“Confirmation bias is the tendency to process information by looking for, or interpreting, information that is consistent with one’s existing beliefs.”

— Encyclopaedia Britannica

The concern here then is whether fake news will one day be used as an excuse to silence rather than inform by those in power with less honorable motives.

So then what? I believe that the answer – or at least a sizeable piece of the puzzle – lies not just with governments and social media giants, but with us as individuals. How? By developing our critical thinking.

What does learning English have to do with this? At ELC, which is part of the University of Cape Town, our teaching methodologies are rooted in critical thinking. Rather than using a rote learning approach and “spoon-feeding” information, our teachers focus on eliciting language and encouraging students to engage critically with texts. This approach works. Why? Because by coming up with the answers themselves (through critical thinking), students have a greater chance of not just remembering the language points, but how to use them – and why.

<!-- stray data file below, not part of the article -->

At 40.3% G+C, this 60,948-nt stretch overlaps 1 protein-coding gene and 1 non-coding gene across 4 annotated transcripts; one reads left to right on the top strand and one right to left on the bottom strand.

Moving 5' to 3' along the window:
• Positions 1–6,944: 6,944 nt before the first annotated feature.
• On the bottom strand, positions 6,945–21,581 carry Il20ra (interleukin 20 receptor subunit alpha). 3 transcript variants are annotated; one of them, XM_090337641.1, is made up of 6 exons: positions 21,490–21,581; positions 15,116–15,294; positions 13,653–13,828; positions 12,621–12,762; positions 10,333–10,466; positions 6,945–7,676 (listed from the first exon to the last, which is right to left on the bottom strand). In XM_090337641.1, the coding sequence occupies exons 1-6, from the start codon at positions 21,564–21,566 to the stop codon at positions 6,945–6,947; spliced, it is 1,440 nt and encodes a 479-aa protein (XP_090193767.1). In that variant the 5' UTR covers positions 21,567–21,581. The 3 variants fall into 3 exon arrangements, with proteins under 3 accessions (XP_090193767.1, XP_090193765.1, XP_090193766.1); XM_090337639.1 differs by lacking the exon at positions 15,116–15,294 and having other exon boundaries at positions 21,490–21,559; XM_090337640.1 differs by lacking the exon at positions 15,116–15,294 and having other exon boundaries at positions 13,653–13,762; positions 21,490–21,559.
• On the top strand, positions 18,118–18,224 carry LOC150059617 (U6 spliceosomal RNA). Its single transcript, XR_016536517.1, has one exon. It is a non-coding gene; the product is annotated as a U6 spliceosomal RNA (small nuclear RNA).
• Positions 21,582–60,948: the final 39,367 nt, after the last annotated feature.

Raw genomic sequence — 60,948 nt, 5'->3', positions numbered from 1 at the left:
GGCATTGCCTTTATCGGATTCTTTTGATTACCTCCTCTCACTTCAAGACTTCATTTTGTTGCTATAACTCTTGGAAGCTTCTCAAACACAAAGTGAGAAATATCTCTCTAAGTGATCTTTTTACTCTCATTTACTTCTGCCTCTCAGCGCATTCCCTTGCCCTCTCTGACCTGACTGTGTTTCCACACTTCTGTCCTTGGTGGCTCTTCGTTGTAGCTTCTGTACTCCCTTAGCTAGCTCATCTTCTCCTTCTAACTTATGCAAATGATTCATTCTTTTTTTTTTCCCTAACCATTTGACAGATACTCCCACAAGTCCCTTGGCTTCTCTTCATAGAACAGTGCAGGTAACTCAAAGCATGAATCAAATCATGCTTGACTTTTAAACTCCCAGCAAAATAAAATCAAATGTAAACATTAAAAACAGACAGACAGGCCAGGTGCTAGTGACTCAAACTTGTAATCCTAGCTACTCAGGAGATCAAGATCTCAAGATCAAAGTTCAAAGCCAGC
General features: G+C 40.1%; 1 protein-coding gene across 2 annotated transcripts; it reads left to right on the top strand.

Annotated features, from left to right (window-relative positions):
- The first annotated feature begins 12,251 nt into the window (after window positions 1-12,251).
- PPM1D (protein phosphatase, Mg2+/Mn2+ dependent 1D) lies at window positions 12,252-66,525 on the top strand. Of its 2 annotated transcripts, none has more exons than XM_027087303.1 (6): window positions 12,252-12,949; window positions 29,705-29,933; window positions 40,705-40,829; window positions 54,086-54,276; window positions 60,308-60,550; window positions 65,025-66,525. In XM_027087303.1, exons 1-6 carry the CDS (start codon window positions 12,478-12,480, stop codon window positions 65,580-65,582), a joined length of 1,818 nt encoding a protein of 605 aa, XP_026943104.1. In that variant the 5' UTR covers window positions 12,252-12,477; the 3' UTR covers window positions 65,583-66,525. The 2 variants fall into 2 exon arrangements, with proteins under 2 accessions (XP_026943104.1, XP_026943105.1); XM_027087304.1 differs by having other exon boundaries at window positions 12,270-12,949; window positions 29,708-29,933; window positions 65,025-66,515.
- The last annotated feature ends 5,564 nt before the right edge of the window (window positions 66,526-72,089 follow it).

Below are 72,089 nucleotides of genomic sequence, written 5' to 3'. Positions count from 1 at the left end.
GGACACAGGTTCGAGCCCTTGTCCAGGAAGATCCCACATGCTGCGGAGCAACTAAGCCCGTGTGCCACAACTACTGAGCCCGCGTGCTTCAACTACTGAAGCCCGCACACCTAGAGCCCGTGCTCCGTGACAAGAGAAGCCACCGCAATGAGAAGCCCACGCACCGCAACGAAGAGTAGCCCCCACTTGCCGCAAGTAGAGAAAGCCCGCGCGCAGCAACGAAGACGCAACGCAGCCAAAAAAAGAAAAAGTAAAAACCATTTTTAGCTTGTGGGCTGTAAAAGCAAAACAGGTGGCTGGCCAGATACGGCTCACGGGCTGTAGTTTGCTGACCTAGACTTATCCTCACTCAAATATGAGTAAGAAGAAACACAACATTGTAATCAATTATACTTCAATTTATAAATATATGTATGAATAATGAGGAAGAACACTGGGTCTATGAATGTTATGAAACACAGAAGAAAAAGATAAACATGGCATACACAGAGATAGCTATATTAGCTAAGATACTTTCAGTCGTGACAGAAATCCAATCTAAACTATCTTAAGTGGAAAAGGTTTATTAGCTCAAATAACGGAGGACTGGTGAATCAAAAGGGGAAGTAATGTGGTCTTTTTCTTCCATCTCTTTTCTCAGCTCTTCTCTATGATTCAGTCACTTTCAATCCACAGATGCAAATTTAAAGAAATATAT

Read our post on ELC’s English for Academic Purposes course. 

In conclusion, if Fake News is a system that can be strengthened by individuals, it can also be weakened by them. As a second-language learner at a good language school, you already have the advantage of consistently flexing your critical thinking “muscle” in the routine study of English – yet another reason to keep up your studies.

By Leigh-Anne Hunter

Take a look at our excellent blog about Paraphrasing like a Pro.